The first requisite is to put aside partisanship, to look as far as possible at Anglican matters from a Puritan point of view, and at Puritan matters from an Anglican point of view. Without at least attempting this, it were better to pass over the period in mute despair. Three long, active, busy centuries have rolled away since the beginning of these troubles, and the battle of opinion rages as hotly as ever. A softened feeling, indeed, prevails to produce toleration and to keep alive the mouldering embers of comprehension, yet the terrible legacy of the awful Church struggle of the sixteenth and seventeenth centuries is ours in the nineteenth, and will be our children’s in the twentieth. And people read what they wish to read, what they ” like”, what they can painlessly assimilate, and thus see what they wish to see and ignore the rest. No wonder that there is no reciprocal approach when hardly any recognise even that limits exist to confine the highest ideals of government, of ceremonial, of rules for the ordering of daily life, within the range of things possible and practicable in this changeful and uncertain world. Truly, neither of the chief contending parties would have allowed such heretical laxity. Episcopacy and presbytery were each of Divine origin, jure divino.
And in a sense each was right. Oversight is Divine, and counsel is Divine. Continuity, too, has a strong claim on human respect. The intertwining of the three would not have been quickly broken. But in Switzerland there had been severe tension, terminating in a snap, and yet faith had not become extinct. This Parkhurst had witnessed, and his affectionate remembrances of his Zurich friends doubtless generated that dealing with Suffolk disciples of Calvin which brought on him the censure of higher authorities.
“Queen Elizabeth”, says Strype, “was at Ipswich, July 17th, 1561. Here her Majesty took a great dislike to the imprudent behaviour of many of the ministers and readers, there being many weak ones amongst them, and little or no order observed in the public service, and few or none wearing the surplice. And the Bishop of Norwich was thought remiss, and that he winked at schismatics. But more particularly was she offended with the clergy’s marriage; and that in cathedrals and colleges there were so many wives and widows and children seen, which she said was contrary to the intent of the founders, and so much tending to the interruption of the studies of those who were placed there. Therefore she issued an order to all dignitaries, dated August 9th, at Ipswich, to forbid all women to the lodgings of cathedrals or colleges, and that upon pain of losing their ecclesiastical promotions”.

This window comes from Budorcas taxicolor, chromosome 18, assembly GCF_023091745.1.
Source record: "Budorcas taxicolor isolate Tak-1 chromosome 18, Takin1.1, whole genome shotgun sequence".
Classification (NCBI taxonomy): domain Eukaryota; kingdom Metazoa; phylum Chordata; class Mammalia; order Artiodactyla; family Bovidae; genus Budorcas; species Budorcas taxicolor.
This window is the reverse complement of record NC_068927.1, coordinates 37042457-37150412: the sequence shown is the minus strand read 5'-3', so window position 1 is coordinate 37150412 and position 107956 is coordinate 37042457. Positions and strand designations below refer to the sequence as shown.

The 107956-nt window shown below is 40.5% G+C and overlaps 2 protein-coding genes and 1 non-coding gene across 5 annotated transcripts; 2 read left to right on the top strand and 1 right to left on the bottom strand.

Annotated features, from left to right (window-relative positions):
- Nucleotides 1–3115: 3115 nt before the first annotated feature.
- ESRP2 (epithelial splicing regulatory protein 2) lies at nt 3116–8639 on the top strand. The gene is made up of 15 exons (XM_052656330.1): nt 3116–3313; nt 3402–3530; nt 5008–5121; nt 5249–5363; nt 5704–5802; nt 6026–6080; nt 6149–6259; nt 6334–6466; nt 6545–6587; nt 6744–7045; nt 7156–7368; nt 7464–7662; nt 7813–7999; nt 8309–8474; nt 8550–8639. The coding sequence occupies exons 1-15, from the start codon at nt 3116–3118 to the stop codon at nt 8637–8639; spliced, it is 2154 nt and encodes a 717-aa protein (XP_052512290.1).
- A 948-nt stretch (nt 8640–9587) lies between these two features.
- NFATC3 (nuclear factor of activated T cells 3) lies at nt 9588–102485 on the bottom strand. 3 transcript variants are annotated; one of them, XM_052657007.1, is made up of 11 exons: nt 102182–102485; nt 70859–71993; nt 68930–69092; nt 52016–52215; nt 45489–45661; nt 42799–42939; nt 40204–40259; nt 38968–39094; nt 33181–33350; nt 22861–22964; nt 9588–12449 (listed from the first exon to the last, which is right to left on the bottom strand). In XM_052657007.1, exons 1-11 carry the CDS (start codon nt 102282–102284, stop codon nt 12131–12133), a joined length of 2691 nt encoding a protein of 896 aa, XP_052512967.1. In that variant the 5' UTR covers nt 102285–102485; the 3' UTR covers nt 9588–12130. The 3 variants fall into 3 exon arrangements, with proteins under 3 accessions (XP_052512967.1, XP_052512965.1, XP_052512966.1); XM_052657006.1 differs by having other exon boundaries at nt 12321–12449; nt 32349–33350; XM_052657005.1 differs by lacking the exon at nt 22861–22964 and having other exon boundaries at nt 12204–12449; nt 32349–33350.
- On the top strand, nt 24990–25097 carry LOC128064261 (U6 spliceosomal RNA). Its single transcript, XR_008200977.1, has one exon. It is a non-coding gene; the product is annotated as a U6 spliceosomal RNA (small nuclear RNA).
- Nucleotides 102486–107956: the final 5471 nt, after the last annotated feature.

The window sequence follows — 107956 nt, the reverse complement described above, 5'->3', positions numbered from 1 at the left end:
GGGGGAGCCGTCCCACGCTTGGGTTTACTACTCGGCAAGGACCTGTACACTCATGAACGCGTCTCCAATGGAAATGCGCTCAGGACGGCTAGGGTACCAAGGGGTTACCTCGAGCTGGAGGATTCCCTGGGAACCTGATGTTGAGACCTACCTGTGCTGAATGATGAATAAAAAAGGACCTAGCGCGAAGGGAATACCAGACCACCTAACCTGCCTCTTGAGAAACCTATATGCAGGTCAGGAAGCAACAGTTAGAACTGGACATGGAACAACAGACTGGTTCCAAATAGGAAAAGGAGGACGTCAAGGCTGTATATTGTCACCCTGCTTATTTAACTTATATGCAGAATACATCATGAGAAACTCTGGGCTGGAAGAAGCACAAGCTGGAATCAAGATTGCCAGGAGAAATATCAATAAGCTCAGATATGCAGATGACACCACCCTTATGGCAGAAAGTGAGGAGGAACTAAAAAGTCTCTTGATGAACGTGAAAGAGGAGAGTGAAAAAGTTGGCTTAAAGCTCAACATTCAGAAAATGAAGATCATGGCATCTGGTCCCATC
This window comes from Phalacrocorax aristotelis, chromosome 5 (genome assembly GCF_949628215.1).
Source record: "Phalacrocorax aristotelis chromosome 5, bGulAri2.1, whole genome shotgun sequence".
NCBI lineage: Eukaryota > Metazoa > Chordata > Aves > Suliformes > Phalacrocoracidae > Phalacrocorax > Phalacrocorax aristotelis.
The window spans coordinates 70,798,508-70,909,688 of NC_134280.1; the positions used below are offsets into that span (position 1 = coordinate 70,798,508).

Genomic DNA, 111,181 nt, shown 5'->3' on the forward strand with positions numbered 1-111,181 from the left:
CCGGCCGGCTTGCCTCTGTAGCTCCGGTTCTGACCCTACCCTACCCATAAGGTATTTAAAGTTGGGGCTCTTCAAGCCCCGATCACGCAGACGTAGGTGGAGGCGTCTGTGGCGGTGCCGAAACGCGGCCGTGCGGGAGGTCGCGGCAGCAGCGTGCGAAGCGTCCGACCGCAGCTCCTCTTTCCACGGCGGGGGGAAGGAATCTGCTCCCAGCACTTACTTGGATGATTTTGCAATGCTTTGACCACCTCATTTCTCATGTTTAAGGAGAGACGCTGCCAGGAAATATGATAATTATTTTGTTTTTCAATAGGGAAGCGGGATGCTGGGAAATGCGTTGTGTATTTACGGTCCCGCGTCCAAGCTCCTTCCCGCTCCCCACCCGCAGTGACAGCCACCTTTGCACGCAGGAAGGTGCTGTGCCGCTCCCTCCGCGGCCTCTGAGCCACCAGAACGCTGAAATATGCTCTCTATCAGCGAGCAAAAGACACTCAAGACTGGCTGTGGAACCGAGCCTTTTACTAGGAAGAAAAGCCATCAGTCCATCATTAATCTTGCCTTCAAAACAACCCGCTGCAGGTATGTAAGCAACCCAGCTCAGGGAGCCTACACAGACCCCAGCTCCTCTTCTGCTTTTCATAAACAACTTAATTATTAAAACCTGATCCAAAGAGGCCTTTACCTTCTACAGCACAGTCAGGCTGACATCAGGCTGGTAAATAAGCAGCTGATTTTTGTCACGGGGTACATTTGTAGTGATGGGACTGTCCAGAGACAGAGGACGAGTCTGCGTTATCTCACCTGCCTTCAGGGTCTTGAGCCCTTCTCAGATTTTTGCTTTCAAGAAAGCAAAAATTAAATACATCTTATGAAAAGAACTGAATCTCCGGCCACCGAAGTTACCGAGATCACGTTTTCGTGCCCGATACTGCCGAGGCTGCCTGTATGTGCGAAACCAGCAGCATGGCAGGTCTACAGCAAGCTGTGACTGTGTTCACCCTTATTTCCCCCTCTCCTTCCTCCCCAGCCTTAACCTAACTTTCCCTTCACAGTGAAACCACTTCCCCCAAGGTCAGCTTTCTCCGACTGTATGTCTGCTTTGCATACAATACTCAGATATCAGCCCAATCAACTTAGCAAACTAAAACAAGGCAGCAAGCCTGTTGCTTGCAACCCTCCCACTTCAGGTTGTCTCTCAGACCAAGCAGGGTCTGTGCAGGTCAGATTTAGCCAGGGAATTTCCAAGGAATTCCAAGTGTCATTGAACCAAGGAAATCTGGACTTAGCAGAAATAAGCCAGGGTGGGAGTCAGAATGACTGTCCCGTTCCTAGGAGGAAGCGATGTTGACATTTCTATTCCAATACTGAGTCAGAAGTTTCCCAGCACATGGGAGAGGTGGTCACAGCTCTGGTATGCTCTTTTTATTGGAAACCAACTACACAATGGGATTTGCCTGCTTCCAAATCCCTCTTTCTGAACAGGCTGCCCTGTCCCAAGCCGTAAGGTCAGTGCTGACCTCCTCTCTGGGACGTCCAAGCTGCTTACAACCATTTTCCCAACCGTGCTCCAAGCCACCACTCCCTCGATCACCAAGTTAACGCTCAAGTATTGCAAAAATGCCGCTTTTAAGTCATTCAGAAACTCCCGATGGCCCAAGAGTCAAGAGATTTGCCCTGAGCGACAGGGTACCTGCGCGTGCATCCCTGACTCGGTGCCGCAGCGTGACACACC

I may be pardoned for pointing out what will have occurred to many who have studied East Anglian peculiarities, that neither oversight nor counsel had shown much of their salutary presence in Suffolk. A huge, unwieldy diocese, not quite rivalling the impossibilities of Lincoln and Lichfield, but extending from Happisburgh to Camps in Cambridgeshire, had caused confirmations to be performed at roadside stoppages, whenever “busshope doe come about country”. That personal contact and dutiful regard which is -the very life and soul of episcopal government was not strengthened, as at Lincoln and Lichfield, by the wholesome institution of local prebendal stalls, whereby somewhat of local want could make itself more readily known to the ecclesiastical authorities in the cathedral city; and thus counsel had not come to the help of the Bishop. Had it not been for action beyond rule, the very name of the Saviour might have become unknown. The Suffolk gentry, many of them, were awake to this, as we find from the case of a preacher named Lawrence, about whom this dutiful letter was written to Archbishop Parker, October 27, 1567: